Lichen Simplex Chronicus

“Other diagnosis for itching vulva/scrotum”

Lichen simplex chronicus is also known as neurodermatitis. It is a skin condition which appears as scaly, thick, hyperpigmented, dry skin caused by chronic pruritus with scratching. This condition more commonly occurred in women compared to men with ratio 2:1 and middle to late age group between 35 to 50 years old. The areas which are self accessible on the body surface such as head, hands, arm, neck, scalp and genitals (vulva/scrotum). Some studies show that this condition is related to emotional factors which result in repetitive itching in consequence with intense scratching the area consistently due to emotional disturbance.

The prevalence of 12 % in the population was estimated to occur. The pathophysiology for the cause is still unclear. Factors contributing to this are depression, anxiety, obsessive-compulsive disorder or other emotional related stressors can lead to scratching.

Clinical Features:

  • Itching
  • Plaques and thicken (discoloured lesion may occur after recurrent scratching)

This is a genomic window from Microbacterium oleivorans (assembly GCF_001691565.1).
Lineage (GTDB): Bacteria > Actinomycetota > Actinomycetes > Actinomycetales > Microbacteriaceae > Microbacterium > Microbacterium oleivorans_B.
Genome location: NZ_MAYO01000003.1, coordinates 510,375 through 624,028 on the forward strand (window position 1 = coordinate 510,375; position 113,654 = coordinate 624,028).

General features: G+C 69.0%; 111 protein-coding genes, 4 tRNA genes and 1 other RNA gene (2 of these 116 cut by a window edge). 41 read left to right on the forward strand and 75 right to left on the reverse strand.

• Colour of skin: different shades of yellow or deep reddish brown
  • Dry and scaly surface
  • Broken off hairs
  • Leathery induration

Causes:

  • Various eczema (atopic eczema, contact dermatitis/eczema, venous eczema)
  • Psoriasis
  • Lichen planus
  • Insect bite
  • Fungal infection
  • Neuropathy
  • Squamous cell carcinoma
  • Mycosis fungoides

Test Required:

  • Skin scrapings (possible fungal – candidiasis, tinea)
  • Skin biopsy
  • In absence of skin infection/condition, should consider neuropathy (MRI, CT, X rays of spine, Nerve conduction studies)

Treatment:

  • High potent topical steroid cream until the plaque resolved
  • Topical emollients /moisturizers to prevent the dryness
  • Antibiotics /antifungal medication if high likely or present
  • Antihistamine to suppress the allergic modulators
  • Steroid injections
  • Phototherapy with UVA exposure/ photochemotherapy for severe cases
  • Psychological treatments (antipsychotic medications)
  • Topical mix of aspirin/dichloromethane for those not responding to topical steroids
  • Surgical: cryosurgery (* if persistent after all the treatment above)

Prognosis:

Improves with treatment but in some cases may be persistent especially vulva/scrotum.

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